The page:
SAR was defined as a prevalence of nasal symptoms such as: a runny or stuffy nose, sneezing, red, itchy, and watery eyes, and swelling around the eyes, triggered by pollen allergens [10, 11]. The diagnosis of SAR was based on clinical symptoms appearing seasonally according to the profile of sensitization. Patients with deformities within the face, non-allergic chronic nasopharyngeal diseases, systemic and chronic diseases with non-allergic background were excluded from the study. Some patients were tested using skin prick tests in the outpatient clinic, but to unify the inclusion criteria, all patients were tested for presence of specific IgE. Serum samples (2 ml) were analysed for concentration of specific IgE antibodies to food and airborne allergens with a fluoroimmunoenzymatic assay (PolyCheck) according to the manufacturer’s instructions. The detection limit of the system is 0.35 kU/l IgE; measurable specific IgE was defined as a positive test result if > 0.7 kU/l. Subjects were reviewed for the clinical data and history of pollen-food sensitization and SAR, skin prick test outcome, and specific IgE. Information on foods triggering clinical symptoms was acquired by the questionnaire. The parents signed written informed consent for their children to participate in the study. The local Ethics Committee approved this study (R-I-002/160/2016).

Statistical analysis

Statistical analysis was performed by using SPSS for Windows software (version 13.1; PL). The comparison of quantitative variables was carried out using the Student’s t-test in case of normally distributed data and the Mann-Whitney test in case of nonparametric data. A p-value < 0.05 was considered statistically significant.



Forty-three patients sensitized to pollen and homologous food allergens were qualified to the study. The population analysis regarding the age, sex and family history of allergy was presented in Table 1. The groups were comparable with respect to age, but statistically significant differences were found in terms of sex. Allergic rhinitis and asthma were the most common diseases in the families of children, according to the family history of atopy and there was no evidence of significant differences in this characteristic between study and control groups.

Clinical symptoms and sensitization to airborne allergens

Allergic rhinitis was the main symptom in (28/43) 65.12% of children with pollen-food sensitization. Tree pollen allergens were the main cause of nasal symptoms in both groups of patients and significant statistical differences were observed in the frequency of sensitization to all aeroallergens in the study group in comparison to the control one, except for sensitization to moulds (Table 2). Analysis of the clinical status revealed that in all investigated children concomitant allergic disorders were reported: over half of them had allergic rhinitis with bronchial asthma (25/43; 58.40%). No statistically significant differences were noted in comparison to the control group (58.40%, p = 0.114), in contrast to the presence of atopic dermatitis (88.40% vs. 5.26%, p < 0.001). If we analyse the frequency of asthma and atopic dermatitis in children with SAR and pollen-food sensitization, the percentages are correspondingly higher (22/28; 78.57% and 25/28; 89.29%).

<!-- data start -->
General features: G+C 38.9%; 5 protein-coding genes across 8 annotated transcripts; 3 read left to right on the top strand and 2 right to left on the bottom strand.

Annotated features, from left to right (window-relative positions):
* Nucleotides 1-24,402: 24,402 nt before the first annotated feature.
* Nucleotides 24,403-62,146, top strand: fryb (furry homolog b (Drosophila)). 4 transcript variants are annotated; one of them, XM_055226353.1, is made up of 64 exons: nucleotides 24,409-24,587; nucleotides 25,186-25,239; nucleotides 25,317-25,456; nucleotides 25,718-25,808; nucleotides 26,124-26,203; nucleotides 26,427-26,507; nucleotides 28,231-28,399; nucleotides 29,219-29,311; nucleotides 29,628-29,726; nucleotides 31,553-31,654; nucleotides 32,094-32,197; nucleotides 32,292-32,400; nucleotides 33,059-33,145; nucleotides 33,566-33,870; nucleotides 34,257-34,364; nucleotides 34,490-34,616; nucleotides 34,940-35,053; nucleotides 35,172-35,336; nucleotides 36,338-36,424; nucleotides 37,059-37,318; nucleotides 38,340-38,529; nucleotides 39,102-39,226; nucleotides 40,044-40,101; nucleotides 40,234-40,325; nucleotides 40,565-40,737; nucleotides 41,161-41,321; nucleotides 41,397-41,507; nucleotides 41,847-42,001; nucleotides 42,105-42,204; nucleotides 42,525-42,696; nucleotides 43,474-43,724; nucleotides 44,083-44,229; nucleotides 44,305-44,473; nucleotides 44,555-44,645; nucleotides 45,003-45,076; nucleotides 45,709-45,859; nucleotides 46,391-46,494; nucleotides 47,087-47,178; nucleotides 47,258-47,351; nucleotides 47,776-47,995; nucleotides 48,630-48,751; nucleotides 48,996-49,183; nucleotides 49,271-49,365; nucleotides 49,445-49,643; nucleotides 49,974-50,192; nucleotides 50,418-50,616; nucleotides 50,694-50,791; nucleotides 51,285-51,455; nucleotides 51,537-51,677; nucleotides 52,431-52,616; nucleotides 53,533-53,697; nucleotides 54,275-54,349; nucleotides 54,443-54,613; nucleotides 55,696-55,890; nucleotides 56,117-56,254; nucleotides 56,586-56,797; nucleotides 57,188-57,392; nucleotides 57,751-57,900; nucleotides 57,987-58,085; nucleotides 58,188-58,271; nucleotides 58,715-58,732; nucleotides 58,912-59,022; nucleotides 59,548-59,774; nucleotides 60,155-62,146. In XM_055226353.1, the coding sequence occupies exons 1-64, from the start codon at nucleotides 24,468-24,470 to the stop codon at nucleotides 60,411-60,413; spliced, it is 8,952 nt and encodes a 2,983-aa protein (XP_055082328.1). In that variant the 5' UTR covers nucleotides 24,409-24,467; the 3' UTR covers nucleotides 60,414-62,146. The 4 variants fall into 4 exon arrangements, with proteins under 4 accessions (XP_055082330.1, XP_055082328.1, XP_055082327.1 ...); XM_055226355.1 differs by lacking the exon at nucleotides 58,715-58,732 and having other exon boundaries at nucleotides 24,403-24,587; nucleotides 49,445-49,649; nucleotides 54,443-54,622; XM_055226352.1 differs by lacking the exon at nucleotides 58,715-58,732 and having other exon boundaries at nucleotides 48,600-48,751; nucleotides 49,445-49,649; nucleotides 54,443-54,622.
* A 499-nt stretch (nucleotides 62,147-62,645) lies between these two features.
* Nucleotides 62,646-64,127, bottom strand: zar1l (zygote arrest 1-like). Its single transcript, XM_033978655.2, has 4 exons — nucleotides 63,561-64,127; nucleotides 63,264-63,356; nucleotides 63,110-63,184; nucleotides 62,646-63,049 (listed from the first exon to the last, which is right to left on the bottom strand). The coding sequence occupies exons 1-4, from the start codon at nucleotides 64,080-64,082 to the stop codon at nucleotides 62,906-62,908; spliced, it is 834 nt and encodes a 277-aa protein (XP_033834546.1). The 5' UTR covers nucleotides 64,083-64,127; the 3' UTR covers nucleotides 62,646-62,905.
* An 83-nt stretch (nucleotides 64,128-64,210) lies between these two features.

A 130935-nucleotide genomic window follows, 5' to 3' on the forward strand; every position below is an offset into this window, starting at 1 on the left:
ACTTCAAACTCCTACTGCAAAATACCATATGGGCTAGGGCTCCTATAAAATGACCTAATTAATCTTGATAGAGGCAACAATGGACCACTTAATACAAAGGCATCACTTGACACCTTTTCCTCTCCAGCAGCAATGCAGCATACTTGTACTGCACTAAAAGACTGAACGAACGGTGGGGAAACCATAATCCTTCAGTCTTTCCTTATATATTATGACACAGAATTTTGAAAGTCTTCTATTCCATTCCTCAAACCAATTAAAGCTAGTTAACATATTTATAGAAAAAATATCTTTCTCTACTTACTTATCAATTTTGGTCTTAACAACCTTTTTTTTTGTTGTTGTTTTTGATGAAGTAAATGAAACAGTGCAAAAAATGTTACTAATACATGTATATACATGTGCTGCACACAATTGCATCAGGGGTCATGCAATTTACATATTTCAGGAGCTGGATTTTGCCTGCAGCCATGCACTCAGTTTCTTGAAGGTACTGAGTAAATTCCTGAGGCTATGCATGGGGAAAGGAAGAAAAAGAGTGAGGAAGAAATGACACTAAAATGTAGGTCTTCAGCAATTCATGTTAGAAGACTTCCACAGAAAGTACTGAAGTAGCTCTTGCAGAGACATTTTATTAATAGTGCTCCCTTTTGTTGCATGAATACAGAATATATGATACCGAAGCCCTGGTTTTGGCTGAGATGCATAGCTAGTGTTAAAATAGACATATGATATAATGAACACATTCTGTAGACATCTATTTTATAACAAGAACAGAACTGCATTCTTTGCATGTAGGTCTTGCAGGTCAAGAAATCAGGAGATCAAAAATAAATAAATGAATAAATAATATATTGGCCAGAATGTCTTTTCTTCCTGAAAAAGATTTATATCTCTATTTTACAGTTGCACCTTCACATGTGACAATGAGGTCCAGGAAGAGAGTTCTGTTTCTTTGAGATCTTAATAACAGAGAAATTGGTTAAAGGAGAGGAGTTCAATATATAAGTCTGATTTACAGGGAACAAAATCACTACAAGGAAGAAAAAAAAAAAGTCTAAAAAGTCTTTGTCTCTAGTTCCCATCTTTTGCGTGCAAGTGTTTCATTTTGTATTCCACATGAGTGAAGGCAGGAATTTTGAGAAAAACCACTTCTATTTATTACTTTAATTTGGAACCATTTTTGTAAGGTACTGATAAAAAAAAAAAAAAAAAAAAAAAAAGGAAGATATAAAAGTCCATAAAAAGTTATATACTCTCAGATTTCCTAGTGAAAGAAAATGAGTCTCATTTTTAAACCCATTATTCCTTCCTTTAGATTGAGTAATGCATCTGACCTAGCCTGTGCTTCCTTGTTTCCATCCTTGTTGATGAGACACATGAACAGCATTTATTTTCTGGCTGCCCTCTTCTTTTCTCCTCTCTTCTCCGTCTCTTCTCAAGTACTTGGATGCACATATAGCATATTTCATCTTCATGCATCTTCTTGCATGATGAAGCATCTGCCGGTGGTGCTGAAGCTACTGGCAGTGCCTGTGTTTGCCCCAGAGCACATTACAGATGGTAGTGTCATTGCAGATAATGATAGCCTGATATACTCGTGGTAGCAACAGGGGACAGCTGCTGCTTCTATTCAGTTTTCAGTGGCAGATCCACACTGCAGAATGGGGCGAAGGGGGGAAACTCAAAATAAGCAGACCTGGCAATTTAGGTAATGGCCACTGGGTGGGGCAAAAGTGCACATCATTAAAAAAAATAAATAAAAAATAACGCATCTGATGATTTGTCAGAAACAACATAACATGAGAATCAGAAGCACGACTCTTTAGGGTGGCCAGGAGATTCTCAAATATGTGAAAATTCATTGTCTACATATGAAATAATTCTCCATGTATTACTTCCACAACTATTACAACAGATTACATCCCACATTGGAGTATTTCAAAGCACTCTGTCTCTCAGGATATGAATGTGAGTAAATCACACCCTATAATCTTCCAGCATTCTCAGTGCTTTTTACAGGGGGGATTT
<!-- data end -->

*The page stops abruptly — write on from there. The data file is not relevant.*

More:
Food-related symptoms

Plant-derived food allergens were the foods most often causing clinical symptoms in the study group (Table 3). In most cases (26/43; 60.47%), simultaneous sensitization to pollen and animal origin allergens were confirmed. 22/43 (51.16%) individuals were sensitized to two and more plant-derived food allergens; almost half of them were allergic to nuts; soy was the second most sensitizing food. From the group of animal origin allergens, milk and egg white played the most important role, but among control patients sensitization to egg white was reported only in one subject (5.26% vs. 39.53%; p = 0.027) The clinical manifestations most often associated with sensitization to pollen-related food allergens were oral allergy syndrome (OAS) reported in 7/43 (25.58%) subjects. In patients with pollen-food sensitization and SAR the frequency of OAS was 4/28 (14.29%, p = 0.237). In 3 children the progression towards systemic symptoms (generalized urticaria, dyspnoea) was observed after consumption of peanuts (2) and pear (1). Among the harmful allergens of OAS, apple (5 children) and nuts (2 children) played the main important role. The reported association between consumption of pollen-related foods and exacerbation of atopic dermatitis was noticed in 7/43 (16.28%) children; in patients with pollen-food sensitization and SAR, the worsening of eczema after eating was observed in 5/28 (17.86%) (the main harmful foods were nuts). Anaphylactic reactions to food allergens were registered in (11/43) 25.58% of subjects; to cow’s milk in 8, peanuts in 2, egg white and pear in 1 patient. The mean age of children from the study group and episodes of anaphylaxis was 8.55 ±3.56 year. Anaphylactic episodes were registered only in pollen-food sensitized children.